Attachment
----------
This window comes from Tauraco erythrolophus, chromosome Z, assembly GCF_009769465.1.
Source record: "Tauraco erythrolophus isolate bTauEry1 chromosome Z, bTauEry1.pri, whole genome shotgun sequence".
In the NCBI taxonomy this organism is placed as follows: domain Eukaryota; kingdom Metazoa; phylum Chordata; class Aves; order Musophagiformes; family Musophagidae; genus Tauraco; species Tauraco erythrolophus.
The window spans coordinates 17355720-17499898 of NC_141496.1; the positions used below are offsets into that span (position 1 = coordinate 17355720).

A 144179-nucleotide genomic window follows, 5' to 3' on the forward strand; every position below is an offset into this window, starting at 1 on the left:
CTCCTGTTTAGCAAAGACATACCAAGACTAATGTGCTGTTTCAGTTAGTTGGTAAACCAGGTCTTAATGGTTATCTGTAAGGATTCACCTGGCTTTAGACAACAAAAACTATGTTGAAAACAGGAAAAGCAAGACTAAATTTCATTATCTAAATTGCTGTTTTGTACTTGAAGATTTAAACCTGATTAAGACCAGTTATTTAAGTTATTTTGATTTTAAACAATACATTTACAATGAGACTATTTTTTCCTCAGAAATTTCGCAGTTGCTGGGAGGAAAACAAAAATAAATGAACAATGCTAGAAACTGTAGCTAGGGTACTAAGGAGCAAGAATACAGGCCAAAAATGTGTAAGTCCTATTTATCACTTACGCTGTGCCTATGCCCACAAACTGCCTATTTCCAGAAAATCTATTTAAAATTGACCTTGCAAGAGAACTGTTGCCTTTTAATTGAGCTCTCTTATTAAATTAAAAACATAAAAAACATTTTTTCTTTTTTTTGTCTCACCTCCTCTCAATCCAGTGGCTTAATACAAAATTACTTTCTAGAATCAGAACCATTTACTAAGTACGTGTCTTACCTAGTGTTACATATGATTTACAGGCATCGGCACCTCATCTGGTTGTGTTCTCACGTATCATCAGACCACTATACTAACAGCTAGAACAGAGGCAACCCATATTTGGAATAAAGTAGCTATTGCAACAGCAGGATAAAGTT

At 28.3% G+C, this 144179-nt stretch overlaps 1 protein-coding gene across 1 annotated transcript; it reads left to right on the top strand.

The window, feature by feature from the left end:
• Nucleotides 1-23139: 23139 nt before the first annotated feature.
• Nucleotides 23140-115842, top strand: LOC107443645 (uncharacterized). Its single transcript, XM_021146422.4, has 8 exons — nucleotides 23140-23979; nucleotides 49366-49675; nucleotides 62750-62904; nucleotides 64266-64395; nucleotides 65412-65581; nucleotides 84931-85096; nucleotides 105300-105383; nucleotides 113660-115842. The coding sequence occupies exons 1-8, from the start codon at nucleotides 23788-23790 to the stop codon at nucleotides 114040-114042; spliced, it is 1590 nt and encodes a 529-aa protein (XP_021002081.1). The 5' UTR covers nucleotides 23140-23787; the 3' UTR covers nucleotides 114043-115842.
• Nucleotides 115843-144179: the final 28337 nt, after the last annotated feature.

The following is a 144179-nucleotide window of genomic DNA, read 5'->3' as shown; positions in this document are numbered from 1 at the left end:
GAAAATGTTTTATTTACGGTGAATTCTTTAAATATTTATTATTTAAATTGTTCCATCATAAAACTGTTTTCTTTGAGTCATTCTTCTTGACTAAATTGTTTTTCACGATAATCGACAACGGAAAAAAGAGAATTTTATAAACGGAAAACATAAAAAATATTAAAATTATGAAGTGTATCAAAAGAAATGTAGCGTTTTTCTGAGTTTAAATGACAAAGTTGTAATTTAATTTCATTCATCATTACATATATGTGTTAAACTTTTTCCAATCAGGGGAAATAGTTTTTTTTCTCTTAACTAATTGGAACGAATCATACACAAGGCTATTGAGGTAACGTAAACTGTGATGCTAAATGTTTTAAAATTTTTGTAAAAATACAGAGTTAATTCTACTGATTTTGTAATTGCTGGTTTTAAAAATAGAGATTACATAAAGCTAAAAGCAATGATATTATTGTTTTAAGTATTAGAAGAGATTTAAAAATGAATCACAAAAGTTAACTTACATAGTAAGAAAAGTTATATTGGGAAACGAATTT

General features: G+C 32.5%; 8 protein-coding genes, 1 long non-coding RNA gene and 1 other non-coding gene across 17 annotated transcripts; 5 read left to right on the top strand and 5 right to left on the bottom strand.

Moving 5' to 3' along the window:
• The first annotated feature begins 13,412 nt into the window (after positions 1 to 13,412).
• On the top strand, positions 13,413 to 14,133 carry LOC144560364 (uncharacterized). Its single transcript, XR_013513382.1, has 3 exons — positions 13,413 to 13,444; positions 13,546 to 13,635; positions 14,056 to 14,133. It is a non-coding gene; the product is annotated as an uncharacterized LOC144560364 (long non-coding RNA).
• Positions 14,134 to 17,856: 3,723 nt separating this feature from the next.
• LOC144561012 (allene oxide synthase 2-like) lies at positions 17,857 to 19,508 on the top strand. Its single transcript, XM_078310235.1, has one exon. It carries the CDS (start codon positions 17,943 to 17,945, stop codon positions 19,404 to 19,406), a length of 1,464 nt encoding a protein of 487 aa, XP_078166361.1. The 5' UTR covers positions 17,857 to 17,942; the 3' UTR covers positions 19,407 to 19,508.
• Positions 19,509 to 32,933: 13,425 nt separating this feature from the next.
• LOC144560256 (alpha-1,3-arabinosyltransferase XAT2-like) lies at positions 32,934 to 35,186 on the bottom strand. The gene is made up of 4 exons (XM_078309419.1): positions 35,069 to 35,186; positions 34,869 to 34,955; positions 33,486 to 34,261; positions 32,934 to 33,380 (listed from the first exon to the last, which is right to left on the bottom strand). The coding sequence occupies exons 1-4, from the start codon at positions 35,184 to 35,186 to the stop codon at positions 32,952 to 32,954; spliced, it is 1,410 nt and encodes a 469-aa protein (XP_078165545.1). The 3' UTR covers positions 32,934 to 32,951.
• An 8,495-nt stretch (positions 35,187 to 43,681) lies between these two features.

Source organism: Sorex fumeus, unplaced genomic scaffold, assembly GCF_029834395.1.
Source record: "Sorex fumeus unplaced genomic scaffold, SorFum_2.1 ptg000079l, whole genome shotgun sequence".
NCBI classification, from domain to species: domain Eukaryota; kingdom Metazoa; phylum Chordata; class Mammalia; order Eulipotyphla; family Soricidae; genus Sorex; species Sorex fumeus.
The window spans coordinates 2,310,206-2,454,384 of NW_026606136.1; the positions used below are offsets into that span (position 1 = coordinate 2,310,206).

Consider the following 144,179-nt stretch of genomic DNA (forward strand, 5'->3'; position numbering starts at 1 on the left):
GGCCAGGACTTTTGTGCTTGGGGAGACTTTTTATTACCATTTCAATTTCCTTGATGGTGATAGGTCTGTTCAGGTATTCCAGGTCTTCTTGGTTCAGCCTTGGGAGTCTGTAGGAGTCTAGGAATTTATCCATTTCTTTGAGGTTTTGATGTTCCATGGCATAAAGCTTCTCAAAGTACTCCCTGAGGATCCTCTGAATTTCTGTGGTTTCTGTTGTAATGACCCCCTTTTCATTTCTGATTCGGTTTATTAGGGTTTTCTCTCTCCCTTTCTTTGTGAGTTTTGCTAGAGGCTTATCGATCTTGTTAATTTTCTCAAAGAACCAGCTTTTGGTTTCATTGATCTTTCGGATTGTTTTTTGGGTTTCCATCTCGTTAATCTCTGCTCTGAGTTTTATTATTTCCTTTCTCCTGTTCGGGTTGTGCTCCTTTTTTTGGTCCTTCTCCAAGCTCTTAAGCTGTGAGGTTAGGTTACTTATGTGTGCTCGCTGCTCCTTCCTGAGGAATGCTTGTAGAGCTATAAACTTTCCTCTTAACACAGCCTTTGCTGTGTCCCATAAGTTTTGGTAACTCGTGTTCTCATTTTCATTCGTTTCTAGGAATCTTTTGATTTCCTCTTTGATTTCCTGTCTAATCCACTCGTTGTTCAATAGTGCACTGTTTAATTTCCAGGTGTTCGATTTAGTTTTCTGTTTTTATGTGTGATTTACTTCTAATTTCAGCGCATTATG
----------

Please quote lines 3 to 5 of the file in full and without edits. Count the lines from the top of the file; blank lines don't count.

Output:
In the NCBI taxonomy this organism is placed as follows: domain Eukaryota; kingdom Metazoa; phylum Chordata; class Aves; order Musophagiformes; family Musophagidae; genus Tauraco; species Tauraco erythrolophus.
The window spans coordinates 17355720-17499898 of NC_141496.1; the positions used below are offsets into that span (position 1 = coordinate 17355720).

A 144179-nucleotide genomic window follows, 5' to 3' on the forward strand; every position below is an offset into this window, starting at 1 on the left: